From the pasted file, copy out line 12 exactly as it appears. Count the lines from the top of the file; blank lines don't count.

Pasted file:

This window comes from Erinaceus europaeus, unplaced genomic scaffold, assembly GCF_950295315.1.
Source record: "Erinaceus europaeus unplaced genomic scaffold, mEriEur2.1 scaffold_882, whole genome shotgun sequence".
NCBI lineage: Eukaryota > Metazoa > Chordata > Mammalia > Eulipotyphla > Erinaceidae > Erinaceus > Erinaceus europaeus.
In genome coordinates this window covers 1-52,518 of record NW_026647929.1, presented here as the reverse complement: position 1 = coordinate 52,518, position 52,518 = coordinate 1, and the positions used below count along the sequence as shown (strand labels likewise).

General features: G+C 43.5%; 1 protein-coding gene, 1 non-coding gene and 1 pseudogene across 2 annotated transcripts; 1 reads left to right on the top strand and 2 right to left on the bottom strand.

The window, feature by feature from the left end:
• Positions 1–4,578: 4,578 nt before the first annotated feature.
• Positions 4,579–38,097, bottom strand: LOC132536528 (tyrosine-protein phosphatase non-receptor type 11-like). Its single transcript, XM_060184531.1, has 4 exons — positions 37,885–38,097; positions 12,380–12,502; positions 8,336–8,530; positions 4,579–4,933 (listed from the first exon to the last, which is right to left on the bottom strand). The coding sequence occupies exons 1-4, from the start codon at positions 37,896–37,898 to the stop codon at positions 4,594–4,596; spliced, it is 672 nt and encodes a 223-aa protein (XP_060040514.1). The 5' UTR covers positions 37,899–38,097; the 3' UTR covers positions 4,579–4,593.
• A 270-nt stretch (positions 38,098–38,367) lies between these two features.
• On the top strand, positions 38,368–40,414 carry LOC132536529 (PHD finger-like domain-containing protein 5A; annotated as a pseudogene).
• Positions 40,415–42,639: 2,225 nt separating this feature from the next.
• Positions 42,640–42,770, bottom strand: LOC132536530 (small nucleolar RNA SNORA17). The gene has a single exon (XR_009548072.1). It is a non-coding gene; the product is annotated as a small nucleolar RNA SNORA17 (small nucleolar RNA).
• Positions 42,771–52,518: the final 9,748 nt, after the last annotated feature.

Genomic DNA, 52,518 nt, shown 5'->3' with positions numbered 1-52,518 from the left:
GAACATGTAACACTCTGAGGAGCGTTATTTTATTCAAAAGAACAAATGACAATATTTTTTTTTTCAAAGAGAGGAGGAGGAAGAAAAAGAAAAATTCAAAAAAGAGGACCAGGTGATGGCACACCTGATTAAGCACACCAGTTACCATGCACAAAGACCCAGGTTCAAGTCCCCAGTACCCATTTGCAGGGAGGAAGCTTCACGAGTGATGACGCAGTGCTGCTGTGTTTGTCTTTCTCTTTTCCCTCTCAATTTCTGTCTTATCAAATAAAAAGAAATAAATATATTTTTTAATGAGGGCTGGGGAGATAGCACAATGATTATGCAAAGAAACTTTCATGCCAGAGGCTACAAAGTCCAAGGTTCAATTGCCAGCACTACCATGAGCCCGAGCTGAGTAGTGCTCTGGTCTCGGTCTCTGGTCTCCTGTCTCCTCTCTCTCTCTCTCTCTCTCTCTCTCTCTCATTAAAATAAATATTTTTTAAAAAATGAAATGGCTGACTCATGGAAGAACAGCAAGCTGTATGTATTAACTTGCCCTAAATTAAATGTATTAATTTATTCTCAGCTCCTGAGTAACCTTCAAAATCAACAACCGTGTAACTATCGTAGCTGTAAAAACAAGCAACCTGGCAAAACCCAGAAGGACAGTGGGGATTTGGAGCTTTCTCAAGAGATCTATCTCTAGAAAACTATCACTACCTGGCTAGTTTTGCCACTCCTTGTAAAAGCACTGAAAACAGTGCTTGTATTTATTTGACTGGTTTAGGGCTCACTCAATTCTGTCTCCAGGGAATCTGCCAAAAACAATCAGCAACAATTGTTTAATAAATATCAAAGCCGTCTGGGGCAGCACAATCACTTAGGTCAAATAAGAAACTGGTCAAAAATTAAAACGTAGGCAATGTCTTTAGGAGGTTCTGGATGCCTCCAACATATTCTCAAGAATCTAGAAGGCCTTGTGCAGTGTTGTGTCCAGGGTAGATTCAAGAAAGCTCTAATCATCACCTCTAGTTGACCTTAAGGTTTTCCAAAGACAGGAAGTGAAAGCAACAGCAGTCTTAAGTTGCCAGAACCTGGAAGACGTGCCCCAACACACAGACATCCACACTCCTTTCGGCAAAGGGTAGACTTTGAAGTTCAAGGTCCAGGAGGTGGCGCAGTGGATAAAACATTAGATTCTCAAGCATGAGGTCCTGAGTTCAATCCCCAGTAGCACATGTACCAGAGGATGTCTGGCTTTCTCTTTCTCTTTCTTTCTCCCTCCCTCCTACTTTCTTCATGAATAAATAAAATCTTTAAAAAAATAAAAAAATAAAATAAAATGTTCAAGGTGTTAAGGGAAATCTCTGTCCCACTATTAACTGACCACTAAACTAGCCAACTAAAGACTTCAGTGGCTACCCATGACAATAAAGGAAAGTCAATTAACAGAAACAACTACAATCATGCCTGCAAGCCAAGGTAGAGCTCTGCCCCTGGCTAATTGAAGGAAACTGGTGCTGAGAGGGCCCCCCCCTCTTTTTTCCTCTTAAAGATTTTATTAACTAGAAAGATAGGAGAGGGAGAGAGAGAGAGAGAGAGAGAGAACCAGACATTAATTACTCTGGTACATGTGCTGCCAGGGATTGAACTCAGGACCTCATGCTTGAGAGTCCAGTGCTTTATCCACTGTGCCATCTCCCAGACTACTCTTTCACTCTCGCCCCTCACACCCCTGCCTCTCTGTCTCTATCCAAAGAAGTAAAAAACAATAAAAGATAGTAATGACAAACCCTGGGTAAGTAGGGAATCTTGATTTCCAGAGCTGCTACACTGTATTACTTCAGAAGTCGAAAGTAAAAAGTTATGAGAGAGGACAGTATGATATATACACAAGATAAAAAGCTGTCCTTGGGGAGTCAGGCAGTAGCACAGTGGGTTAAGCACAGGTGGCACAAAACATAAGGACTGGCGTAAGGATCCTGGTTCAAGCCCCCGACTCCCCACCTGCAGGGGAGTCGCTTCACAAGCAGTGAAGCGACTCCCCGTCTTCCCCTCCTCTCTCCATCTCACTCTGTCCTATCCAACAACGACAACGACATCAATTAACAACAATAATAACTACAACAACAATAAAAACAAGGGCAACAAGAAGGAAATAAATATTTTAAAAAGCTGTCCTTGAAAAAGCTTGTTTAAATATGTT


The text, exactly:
• Positions 42,640–42,770, bottom strand: LOC132536530 (small nucleolar RNA SNORA17). The gene has a single exon (XR_009548072.1). It is a non-coding gene; the product is annotated as a small nucleolar RNA SNORA17 (small nucleolar RNA).